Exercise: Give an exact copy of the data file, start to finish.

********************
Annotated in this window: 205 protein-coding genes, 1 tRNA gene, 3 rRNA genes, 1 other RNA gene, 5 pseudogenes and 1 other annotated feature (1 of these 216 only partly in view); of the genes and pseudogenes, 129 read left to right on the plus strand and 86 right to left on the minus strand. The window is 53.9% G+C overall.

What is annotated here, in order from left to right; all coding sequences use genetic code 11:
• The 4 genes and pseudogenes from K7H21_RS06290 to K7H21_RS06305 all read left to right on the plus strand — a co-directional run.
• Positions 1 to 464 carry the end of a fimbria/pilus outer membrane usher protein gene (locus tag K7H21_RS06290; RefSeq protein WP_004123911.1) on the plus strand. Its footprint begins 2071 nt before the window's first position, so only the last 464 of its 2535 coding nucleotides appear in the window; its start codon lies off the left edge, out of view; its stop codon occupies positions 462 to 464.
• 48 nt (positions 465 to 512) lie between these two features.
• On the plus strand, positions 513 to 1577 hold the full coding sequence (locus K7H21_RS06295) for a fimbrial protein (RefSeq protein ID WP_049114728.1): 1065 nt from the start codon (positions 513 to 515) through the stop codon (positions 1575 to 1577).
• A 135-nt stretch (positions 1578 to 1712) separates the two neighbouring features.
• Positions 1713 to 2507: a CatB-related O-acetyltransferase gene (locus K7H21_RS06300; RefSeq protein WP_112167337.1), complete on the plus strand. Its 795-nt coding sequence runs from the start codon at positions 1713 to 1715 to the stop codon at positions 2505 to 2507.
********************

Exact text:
Annotated in this window: 205 protein-coding genes, 1 tRNA gene, 3 rRNA genes, 1 other RNA gene, 5 pseudogenes and 1 other annotated feature (1 of these 216 only partly in view); of the genes and pseudogenes, 129 read left to right on the plus strand and 86 right to left on the minus strand. The window is 53.9% G+C overall.

What is annotated here, in order from left to right; all coding sequences use genetic code 11:
• The 4 genes and pseudogenes from K7H21_RS06290 to K7H21_RS06305 all read left to right on the plus strand — a co-directional run.
• Positions 1 to 464 carry the end of a fimbria/pilus outer membrane usher protein gene (locus tag K7H21_RS06290; RefSeq protein WP_004123911.1) on the plus strand. Its footprint begins 2071 nt before the window's first position, so only the last 464 of its 2535 coding nucleotides appear in the window; its start codon lies off the left edge, out of view; its stop codon occupies positions 462 to 464.
• 48 nt (positions 465 to 512) lie between these two features.
• On the plus strand, positions 513 to 1577 hold the full coding sequence (locus K7H21_RS06295) for a fimbrial protein (RefSeq protein ID WP_049114728.1): 1065 nt from the start codon (positions 513 to 515) through the stop codon (positions 1575 to 1577).
• A 135-nt stretch (positions 1578 to 1712) separates the two neighbouring features.
• Positions 1713 to 2507: a CatB-related O-acetyltransferase gene (locus K7H21_RS06300; RefSeq protein WP_112167337.1), complete on the plus strand. Its 795-nt coding sequence runs from the start codon at positions 1713 to 1715 to the stop codon at positions 2505 to 2507.